Marianne Do was born in Melbourne, Australia, and raised in Saudi Arabia until she moved to Houston, Texas at the age of eleven. She graduated from the University of Houston with a degree in Architecture, and dedicated a couple of summers to teach high school students how to design buildings (not that she really had the credentials to do so). She has a weakness for makeshift shelters, hand-crafted signs, and odd renovation projects.
Katherine Don holds a B.A. in biological anthropology from Northwestern University. After graduation she meandered about in indecision, initiated short-lived careers in publishing, nonprofit management, and social work, and freelance wrote for books published by such houses as Publications International and St. Martin's Press. She believes that effective journalism must always couple with compelling narrative, and looks forward to the opportunity to prove this premise through her own writing. She is easily and overly amused by phenomena such as the triple consecutive appearance of "in," sentence two above.
Clara Kim graduated from Columbia College, with B.A. in English literature and a visual art minor. After college, she went back to Korea, the country she grew up in, and spent the past two years traveling around the coastal villages, teaching English at a North Korean refugee school, and working as a freelance translator. Curious about the way people dress and write, she is also loves drawing out the natural storyteller in others.
Andrew Marantz tried a bit of everything at Brown. His interest in philosophy led him to India, where he learned Vedic epistemology and how to eat with his hands. His interest in cognitive science led him to Nepal, where he worked on a hypoxia study at Everest Base Camp. His interest in the politics of mass incarceration led him to an upstate New York prison town, which then became the subject of his undergraduate thesis. After college, he followed the herd to Brooklyn, where he worked as a freelance journalist, researcher, and conversation starter, writing for such places as Slate, Heeb, and Time Out New York. Andrew thinks the four most overrated things in life are bars, World War II movies, Sonic Youth, and home fries.
Marta Martínez-Martínez studied Journalism at Universitat Autònoma de Barcelona because she wanted to write. Thanks to New Journalism she discovered that literary techniques were a great tool to explain our complex world. Unfortunately, Spain offers few opportunities for in-depth reporting, not even in important media such as El País, where she interned. Not wishing to stay in the same place for a long time, she went to live in Berlin and travelled constantly because of her work at a tourism magazine. New York is her new boot camp, where she will look for stories about immigration and generational conflicts, especially between women.
Robert Moor completed his B.A. in Literary Arts at Brown University. Though his studies mostly consisted of writing strange, genre-bending fiction (with literary revolutionaries like Robert Coover and Thalia Field) and fiery, student-activist journalism (contributing to and editing the College Hill Independent, the weekly Brown/RISD student newspaper), his best work strives to combine the experimental spirit of postmodern literature with the factual constraints of journalism. He is currently thru-hiking the Appalachian Trail.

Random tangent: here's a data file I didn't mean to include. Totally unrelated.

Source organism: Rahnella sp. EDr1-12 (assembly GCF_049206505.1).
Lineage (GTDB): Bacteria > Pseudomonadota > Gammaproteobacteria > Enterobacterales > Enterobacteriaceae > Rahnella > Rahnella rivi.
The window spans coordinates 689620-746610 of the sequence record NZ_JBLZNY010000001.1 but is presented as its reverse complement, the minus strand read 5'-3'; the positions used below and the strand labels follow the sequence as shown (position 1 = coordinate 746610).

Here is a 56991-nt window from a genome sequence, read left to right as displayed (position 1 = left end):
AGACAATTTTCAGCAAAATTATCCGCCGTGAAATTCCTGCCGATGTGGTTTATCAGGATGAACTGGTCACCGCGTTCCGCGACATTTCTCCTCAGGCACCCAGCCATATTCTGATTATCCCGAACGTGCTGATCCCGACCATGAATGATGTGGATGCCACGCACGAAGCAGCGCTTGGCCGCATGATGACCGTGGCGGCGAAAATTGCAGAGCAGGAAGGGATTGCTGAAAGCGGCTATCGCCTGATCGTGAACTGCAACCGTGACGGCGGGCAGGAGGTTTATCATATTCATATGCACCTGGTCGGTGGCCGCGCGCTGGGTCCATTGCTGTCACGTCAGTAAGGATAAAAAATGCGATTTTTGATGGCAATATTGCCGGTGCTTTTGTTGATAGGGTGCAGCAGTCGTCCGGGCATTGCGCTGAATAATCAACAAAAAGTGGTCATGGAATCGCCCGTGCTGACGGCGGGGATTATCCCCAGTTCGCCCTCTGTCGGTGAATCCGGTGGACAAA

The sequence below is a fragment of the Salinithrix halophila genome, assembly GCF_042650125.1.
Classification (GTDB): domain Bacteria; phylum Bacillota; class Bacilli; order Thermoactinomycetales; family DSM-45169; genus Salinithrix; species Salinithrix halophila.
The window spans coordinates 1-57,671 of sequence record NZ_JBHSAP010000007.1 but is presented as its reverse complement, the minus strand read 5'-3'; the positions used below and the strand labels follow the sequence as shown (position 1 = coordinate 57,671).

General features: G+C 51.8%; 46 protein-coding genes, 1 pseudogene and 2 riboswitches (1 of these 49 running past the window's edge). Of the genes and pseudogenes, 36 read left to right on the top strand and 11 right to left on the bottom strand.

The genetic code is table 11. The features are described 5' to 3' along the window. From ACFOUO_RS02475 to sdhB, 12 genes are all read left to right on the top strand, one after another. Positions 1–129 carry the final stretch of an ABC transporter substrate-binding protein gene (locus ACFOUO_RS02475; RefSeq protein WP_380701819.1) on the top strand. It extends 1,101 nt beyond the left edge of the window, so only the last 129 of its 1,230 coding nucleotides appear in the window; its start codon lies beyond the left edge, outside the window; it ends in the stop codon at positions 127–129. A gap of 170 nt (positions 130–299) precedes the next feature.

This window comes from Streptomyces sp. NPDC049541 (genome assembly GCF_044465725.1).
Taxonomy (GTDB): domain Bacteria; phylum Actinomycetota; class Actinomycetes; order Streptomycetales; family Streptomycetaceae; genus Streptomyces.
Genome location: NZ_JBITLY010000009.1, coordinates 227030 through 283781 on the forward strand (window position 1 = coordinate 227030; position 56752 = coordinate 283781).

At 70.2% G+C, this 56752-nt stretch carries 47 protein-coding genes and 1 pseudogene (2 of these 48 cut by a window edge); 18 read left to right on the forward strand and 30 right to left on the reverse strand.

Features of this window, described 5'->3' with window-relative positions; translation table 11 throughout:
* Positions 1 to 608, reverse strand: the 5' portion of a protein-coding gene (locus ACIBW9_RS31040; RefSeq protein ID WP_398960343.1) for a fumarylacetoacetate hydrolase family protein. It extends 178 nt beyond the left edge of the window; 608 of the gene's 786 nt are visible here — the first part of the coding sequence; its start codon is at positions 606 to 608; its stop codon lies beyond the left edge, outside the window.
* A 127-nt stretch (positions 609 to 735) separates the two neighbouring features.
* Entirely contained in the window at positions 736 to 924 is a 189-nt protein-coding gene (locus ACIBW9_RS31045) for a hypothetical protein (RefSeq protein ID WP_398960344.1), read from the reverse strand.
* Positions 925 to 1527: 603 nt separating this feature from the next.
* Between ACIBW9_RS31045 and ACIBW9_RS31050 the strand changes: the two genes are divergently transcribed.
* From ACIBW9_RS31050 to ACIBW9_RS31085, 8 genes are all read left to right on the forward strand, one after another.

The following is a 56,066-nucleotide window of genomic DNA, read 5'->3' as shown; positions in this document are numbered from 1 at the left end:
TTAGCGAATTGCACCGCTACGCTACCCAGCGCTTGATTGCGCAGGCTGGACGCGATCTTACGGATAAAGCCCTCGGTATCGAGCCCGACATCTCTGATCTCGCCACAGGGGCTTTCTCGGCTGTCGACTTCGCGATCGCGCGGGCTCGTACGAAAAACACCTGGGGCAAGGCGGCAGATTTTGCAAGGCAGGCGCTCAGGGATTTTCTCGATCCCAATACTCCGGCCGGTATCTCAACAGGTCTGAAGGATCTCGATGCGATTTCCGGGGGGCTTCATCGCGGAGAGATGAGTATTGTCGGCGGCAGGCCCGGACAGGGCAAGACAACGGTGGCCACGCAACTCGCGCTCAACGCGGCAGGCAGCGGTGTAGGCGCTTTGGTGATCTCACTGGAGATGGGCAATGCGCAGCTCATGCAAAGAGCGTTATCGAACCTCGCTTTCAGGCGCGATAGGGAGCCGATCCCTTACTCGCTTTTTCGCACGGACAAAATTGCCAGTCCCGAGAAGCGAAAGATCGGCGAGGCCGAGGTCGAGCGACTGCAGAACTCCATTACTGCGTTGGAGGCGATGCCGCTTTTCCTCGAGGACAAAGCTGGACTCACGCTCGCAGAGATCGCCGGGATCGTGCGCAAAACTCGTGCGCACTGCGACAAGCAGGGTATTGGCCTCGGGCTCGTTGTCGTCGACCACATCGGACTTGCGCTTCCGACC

Lisa Peterson-de la Cueva betrayed her Midwestern roots by moving to New York to attend Barnard College. She has a master's degree in teaching, which she used while teaching social studies to junior high students in New York City and English to adult immigrants in the Twin Cities. Her transition from teaching to writing landed her in the field of citizen journalism, where she developed a passion for subduing rancor about its validity. She has published work in various Minnesota publications including the Twin Cities Daily Planet, the MN Women's Press, the Rake, and KFAI radio.
Carrie Rothburd earned a B.A. in fine arts/photography in her native NY before moving to Wisconsin, where she completed an M.A. in educational policy studies, interned at The Progressive Magazine (where she also worked as art assistant), and worked with community-based nonprofits. During subsequent stops in Arizona, New Mexico, and Oregon, she finished an M.A. in fiction, began to ride dressage, and adopted two dogs, three cats, and a horse. Carrie earns her living as a freelance grant-writing consultant and writes company histories for a business encyclopedia.
Jenell Schwab holds a B.S. in anthropology from the University of California at Riverside. A natural wanderer, she adopted the high Sierra Nevada as a home where she wrote furiously for a ski town press. Life was copasetic until she happened upon a rabbit hole that led her to trade the "landlubbing" lifestyle for a whirlwind tour of the domestic, offshore oil industry. She has been occupied recently by road trips, sailing in Puget Sound and dodging cacti in the Sonoran Desert.